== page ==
Growing up in New England, I got my first dose of live theater watching
the CBS variety series “The Ed Sullivan Show” on Sunday nights. My parents also
had recordings of shows like KISS ME, KATE and OKLAHOMA! It took me until
1975 to see my first live Broadway show, but I recall it vividly: the Hal
Prince-directed in-the-round revival of CANDIDE. After that I was hooked and I
would head to the local library to borrow whatever recordings they had. Once I
was earning money of my own, I began to collect original cast albums. So I can
easily understand filmmaker Rick McKay’s rabid interest in the Broadway shows
of the 1940s, 50s and 60s. By the 1980s, when McKay arrived in New York,
Broadway had begun to undergo the changes that have left it much poorer.
Production costs soared, shows became events, and the invasion of the large-scale
British musicals forever altered the face of the American theater.
So after a career of performing in nightclubs, McKay hit on the idea to try
to interview as many of the remaining stars from the 40s, 50s and 60s as he could.
The result is the terrific documentary BROADWAY, THE GOLDEN AGE BY THE
LEGENDS WHO LIVED IT. McKay had some difficulties landing some of the
interviewees which may account for some of the omissions (people like Joan Roberts
who was the original Laurie in OKLAHOMA!), but those who did agree offer a wide
range of interesting tidbits.
Theater is ephemeral; it is performed and then relegated to the memories of
those who were performing and those who were in the audience. True, now we
have records of many shows thanks to the archive at the New York Public Library
for Performing Arts, but before the 1970s, there were few recordings made.
Occasionally, a production might be recreated for television. So the rare archival
footage that McKay has uncovered (much thanks to the intrepid associate producer
Jane Klain) is worthy. There’s footage of a teenage Ann Miller tap dancing in the 1939
production GEORGE WHITE’S SCANDALS and the opening scenes of BUS STOP
featuring Kim Stanley, Elaine Stritch and Albert Salmi. McKay (thanks to Ms. Klain)
also located a 1938 screen test for Laurette Taylor, which is the only extant footage
of the actress speaking. Watching it is amazing and it is frustrating to hear that producer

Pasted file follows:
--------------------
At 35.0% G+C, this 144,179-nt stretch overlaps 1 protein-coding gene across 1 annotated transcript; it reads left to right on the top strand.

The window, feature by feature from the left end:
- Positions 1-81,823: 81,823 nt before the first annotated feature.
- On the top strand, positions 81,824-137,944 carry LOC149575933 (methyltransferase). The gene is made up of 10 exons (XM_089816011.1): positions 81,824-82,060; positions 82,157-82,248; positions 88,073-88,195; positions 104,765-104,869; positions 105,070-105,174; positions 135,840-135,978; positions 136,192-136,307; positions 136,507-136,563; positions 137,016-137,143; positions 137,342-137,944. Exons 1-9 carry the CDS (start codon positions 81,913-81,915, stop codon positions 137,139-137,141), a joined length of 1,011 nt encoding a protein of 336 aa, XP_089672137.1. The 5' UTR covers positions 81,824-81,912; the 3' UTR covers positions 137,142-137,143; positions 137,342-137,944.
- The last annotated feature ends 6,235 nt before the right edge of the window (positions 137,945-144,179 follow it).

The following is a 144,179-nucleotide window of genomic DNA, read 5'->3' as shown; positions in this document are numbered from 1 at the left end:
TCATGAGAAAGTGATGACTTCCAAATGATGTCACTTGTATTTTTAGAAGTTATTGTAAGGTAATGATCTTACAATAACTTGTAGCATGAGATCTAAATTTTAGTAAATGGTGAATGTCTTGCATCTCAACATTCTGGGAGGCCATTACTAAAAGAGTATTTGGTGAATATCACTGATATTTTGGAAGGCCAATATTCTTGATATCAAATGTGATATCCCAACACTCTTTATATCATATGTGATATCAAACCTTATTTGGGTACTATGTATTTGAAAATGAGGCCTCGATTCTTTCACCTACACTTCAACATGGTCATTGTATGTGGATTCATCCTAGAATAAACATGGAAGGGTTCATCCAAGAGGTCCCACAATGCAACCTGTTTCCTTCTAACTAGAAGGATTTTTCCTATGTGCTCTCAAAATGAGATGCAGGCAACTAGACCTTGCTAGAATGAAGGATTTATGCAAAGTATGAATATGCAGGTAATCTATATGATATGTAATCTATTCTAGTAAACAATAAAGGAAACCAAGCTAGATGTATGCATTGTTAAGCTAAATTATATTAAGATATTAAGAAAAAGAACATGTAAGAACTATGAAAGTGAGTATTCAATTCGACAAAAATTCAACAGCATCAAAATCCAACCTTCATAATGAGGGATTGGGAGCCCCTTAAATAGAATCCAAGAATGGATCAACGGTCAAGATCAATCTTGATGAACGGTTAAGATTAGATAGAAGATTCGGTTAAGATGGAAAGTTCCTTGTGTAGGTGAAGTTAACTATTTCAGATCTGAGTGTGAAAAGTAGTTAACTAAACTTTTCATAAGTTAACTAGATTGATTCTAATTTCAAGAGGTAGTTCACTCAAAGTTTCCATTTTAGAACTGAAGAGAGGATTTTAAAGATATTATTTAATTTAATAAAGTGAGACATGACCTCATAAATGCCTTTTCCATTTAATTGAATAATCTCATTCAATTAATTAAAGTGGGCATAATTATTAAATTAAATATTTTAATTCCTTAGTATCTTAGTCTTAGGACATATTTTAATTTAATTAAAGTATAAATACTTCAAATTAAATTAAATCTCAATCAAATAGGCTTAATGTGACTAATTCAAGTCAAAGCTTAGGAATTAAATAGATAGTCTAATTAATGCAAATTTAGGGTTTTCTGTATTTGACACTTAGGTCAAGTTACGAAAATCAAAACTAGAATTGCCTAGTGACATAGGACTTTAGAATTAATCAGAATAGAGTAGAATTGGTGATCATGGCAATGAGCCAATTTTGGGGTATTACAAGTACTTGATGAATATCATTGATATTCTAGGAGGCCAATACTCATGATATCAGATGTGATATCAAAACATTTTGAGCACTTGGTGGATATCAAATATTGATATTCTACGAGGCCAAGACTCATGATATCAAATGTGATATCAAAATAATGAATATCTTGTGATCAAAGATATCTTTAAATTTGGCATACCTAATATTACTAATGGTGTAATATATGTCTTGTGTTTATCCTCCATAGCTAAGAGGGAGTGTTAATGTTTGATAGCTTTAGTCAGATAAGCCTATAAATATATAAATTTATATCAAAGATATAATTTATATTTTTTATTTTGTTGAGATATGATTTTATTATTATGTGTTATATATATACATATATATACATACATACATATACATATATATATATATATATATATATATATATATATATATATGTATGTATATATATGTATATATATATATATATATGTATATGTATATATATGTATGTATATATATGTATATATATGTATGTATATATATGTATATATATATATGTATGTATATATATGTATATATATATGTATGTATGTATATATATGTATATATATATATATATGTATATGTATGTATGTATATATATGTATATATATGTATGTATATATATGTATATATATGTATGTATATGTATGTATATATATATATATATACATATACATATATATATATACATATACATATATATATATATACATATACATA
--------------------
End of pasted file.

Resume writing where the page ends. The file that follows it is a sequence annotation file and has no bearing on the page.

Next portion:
David O. Selznick and his minions were unimpressed by Taylor, feeling as if she was
some little old lady who wandered off the streets. In fact, Taylor had acted in silents
and was an acclaimed stage star, noted for the chestnut PEG O’ MY HEART. In 1945,
she delivered one of her most memorable performances creating the role of Amanda
Wingfield in Tennessee Williams’ THE GLASS MENAGERIE. Like many in the theater
who don’t bother to learn the history, McKay did not know who Taylor was, but
many of his interview subjects related how impressed and moved they were by her
The film is a valentine to a lost era, when productions on Broadway didn’t cost
several million dollars, the cost of tickets was on par with movie admissions, and one
could live rather cheaply in New York City. While there are flaws in the piece, McKay
has managed to elicit terrific stories from the likes of Barbara Cook, Elaine Stritch, Carol
Channing, Gretchen Wyler, Uta Hagen, Gwen Verdon, Ann Miller, Patricia Morison,
Angela Lansbury, Jerry Orbach, Patricia Neal, Maureen Stapleton, Beatrice Arthur,
Carol Burnett and Elizabeth Ashley, among many, many others.
BROADWAY, THE GOLDEN AGE serves as a document that captures some
of the magic that has been lost as Broadway has become more corporate and less risky.
It’s a sad reminder of a time when plays and musicals flourished. McKay has reportedly
enough interviews for a sequel, featuring a current crop of stars, but when weighed against
those who went before, they simply can’t measure up.
Resource: Rdx hd